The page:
Join our Mailing List
ECFA Accredited

Call to leave a prayer that will be heard around the nation.

Call to leave a prayer that will be heard around the nation.


Pray With Others

Record a prayer to share with others.

Dial 844-599-7729

Dial 844-599-7729

Up Next:

Articles Videos Events
385 People Prayed
1261 People have read this article


Jesus, open our eyes! May your people not allow false gods to be uplifted in our schools!

During the 2014-2015 school year, a Christian teenage girl was forced to recite the Islamic conversion creed — the Shahada — in writing for her 11th-grade class. She was also taught that “Most Muslims’ faith is stronger than the average Christian.” The Thomas More Law Center (TMLC) sued the school responsible, and the Fourth Circuit Court of Appeals ruled with the school. TMLC appealed to the Supreme Court, filing a Writ of Certiorari on Monday.


“Under the guise of teaching history or social studies, public schools across America are promoting the religion of Islam in ways that would never be tolerated for Christianity or any other religion,” TMLC President and Chief Counsel Richard Thompson said in a statement. “I’m not aware of any school which has forced a Muslim student to write the Lord’s Prayer or John 3:16: ‘For God so loved the world, that he gave his only begotten Son, that whosoever believeth in him should not perish, but have everlasting life.'”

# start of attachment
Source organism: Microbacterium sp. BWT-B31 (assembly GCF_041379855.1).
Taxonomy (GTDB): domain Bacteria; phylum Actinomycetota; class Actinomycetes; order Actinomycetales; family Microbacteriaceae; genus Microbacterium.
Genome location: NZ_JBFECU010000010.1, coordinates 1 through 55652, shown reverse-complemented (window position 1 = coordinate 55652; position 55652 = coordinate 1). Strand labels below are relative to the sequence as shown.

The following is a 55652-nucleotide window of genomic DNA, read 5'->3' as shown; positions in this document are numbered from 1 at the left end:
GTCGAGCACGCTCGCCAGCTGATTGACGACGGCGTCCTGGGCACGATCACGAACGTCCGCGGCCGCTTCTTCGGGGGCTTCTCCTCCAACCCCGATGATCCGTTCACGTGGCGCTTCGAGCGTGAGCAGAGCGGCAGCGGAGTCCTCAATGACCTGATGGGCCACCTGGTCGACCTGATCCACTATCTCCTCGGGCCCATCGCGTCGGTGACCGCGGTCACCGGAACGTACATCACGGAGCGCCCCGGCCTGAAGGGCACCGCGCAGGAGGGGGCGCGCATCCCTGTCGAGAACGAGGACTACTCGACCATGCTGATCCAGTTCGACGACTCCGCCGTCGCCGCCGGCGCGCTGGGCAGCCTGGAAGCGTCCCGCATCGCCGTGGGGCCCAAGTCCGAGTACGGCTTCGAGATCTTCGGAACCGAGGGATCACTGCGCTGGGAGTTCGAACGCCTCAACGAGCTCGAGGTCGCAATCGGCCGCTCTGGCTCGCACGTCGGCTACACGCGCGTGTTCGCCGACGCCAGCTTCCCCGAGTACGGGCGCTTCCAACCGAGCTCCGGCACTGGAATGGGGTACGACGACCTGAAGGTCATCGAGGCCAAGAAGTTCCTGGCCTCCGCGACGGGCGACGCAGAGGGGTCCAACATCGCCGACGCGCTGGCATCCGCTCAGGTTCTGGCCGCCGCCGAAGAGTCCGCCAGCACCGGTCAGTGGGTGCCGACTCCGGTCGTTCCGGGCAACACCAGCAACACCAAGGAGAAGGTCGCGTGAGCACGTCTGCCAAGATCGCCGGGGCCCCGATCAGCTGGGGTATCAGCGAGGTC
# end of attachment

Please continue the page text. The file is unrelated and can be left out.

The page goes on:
“Many public schools have become a hotbed of Islamic propaganda,” Thompson argued. “Teaching Islam in schools has gone far beyond a basic history lesson. Prompted by zealous Islamic activism and emboldened by confusing court decisions, schools are now bending over backwards to promote Islam while at the same time denigrate Christianity.”

“We are asking the Supreme Court to provide the necessary legal guidance to resolve the insidious discrimination against Christians in our public schools,” he concluded.

In Wood v. Arnold, the parents of Caleigh Wood, John and Melissa Wood, are suing Charles County Public Schools in Maryland, the county board of education, and Evelyn Arnold and Shannon Morris, principal and vice principal of La Plata High School.

TMLC noted five specific pro-Islam teachings that the 11th-grade teacher told Caleigh Wood from the Powerpoint presentation she gave in class (the underlining is original): “Most Muslims’ faith is stronger than the average Christian;” “Islam at heart is a peaceful religion;” Jihad is a “personal struggle in devotion to Islam, especially involving spiritual discipline;” “To Muslims, Allah is the same God that is worshiped in Christianity and Judaism;” “Men are the managers of the affairs of women” and “Righteous women are therefore obedient.” (To be fair, the Powerpoint did mention jihad as a “holy war” as well as a personal struggle.)